in front of the cowboys, understand?
Skinner vaulted lightly through the
window, landing ln the dirt outside
without a sound. "Somebody coming,"
he whispered. "Understand: Mer-1
chants' Hotel, Albuquerque, noon, Sun-
day:" And the next instant he had
If you ever find happiness hy hunt-
In* for It you will find It like the old
lady did her lust glasses, safe on her
own nose all the time.-Josh Billings.
Step out from the surging crowd and
moke yourself a master.
GOOD THINGS FOR THE TABLE,
vanished into the dusk, leaving be-
hind him a youth half hysterical with
Out of the blackest gloom had come
J. Wallingford Speed's deliverance,
telling me about this foot-race. What
Stewed Beef With Dried Green Peas.
Wash (after picking over) one pint
of dried green peas. Put in kettle
with enough water and let come to a
boil (water should cover), and while
boiling add about one-half teaspoon-
ful of baking soda (saleratus). Con-
tinue boiling for about five or ten min-
utes, then remove frorm fire and strain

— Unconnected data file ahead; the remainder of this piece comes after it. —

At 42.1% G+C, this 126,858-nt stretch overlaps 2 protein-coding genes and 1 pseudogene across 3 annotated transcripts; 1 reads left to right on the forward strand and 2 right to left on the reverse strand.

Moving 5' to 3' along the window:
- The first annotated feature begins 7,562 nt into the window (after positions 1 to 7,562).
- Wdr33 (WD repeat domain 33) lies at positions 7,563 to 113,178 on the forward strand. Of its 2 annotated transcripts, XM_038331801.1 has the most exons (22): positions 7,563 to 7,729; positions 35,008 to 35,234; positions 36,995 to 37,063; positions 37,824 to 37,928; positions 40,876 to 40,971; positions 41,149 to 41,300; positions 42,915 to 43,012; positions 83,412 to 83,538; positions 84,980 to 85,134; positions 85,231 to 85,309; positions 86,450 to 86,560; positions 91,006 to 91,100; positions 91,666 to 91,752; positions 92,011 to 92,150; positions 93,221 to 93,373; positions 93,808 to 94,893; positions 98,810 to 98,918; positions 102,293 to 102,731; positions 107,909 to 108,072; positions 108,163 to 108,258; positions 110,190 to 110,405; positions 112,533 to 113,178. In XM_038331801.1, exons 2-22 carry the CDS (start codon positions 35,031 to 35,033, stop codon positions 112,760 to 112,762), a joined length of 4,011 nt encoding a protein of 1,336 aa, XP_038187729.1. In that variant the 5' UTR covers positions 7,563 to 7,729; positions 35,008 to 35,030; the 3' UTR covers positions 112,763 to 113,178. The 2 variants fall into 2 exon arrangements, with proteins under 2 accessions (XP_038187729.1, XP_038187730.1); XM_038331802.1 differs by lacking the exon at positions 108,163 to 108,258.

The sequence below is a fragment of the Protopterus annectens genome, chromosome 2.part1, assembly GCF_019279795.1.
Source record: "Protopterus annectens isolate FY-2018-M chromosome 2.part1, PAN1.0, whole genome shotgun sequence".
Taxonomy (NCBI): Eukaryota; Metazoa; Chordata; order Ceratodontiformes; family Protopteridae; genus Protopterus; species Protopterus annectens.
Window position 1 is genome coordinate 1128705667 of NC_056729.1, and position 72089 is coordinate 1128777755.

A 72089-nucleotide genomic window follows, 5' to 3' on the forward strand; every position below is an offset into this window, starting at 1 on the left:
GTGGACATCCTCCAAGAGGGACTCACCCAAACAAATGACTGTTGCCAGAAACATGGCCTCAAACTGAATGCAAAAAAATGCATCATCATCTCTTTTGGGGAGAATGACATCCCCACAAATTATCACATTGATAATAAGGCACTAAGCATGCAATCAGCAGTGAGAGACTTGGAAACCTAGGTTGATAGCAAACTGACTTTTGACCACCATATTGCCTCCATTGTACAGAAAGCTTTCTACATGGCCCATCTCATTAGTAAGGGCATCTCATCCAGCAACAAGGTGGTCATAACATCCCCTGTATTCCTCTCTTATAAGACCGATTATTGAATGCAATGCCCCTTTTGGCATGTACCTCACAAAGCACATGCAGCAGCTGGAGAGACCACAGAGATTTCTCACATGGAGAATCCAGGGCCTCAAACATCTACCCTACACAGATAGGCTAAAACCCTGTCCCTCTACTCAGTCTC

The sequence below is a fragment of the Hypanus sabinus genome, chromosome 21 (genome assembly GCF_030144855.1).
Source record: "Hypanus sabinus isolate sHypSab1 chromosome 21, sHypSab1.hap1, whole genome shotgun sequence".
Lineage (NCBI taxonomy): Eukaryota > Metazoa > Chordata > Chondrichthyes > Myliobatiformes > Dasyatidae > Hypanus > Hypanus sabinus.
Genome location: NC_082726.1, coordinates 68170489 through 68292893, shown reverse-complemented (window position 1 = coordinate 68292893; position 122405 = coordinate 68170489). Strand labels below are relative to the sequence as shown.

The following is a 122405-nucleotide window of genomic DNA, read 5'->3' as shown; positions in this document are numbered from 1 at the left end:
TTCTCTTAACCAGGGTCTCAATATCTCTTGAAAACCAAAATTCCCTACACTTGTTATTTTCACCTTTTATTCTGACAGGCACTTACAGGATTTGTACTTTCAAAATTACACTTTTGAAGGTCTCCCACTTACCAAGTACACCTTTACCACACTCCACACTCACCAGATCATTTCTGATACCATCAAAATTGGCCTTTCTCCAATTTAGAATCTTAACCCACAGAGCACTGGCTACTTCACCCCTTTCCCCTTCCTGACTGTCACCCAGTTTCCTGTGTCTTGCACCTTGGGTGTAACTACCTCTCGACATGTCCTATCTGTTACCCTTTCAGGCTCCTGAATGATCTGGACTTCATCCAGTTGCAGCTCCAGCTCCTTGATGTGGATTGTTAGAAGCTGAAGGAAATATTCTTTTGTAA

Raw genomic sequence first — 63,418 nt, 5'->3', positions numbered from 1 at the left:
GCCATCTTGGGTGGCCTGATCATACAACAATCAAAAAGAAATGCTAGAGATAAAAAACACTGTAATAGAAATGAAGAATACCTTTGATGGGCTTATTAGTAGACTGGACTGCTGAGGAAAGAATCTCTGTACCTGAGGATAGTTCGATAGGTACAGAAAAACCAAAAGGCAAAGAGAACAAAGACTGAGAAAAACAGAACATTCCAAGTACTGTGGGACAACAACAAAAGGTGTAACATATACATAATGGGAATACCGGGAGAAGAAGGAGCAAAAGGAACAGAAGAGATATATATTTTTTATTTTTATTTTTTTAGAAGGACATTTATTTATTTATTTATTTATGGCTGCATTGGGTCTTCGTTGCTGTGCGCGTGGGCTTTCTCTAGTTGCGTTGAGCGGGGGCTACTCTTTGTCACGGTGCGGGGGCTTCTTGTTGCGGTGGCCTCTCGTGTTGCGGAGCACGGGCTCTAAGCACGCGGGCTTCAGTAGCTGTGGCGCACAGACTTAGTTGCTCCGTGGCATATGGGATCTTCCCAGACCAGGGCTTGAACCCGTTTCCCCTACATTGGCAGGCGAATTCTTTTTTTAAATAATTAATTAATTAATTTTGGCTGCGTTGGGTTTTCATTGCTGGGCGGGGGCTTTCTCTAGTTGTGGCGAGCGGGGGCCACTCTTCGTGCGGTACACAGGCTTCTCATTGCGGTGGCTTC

and wash the peas to free from taste
of soda. Prepare about one-half pound
of lean beef (stew beef) by rinsing
and cutting up in not too small pieces.
Put the meat and prepared peas again
enough to hold a small cardboard jar
such as is used for cream, that can
be slipped into it in the manner shown
ln diagram B. The jar will help to
keep the tidy in shape and it can, of
course, be easily removed and cleaned
when necessary, and it will prevent
the lining of the tidy from becoming
HOLDER FOR THE TEAPOT
This Is an unusual recipe worth try-
ing. especially by those who do not
care for the rich ordi-
Squeeze the Juice from
four large lemons and
place the peel ln cold !
water, bring to a boil and
change the water twice, |
cooking the peel until
luk'n nf"!!!,. applea ch°PPed' the water acidulated either with vinegar the "lustration, and finished off at the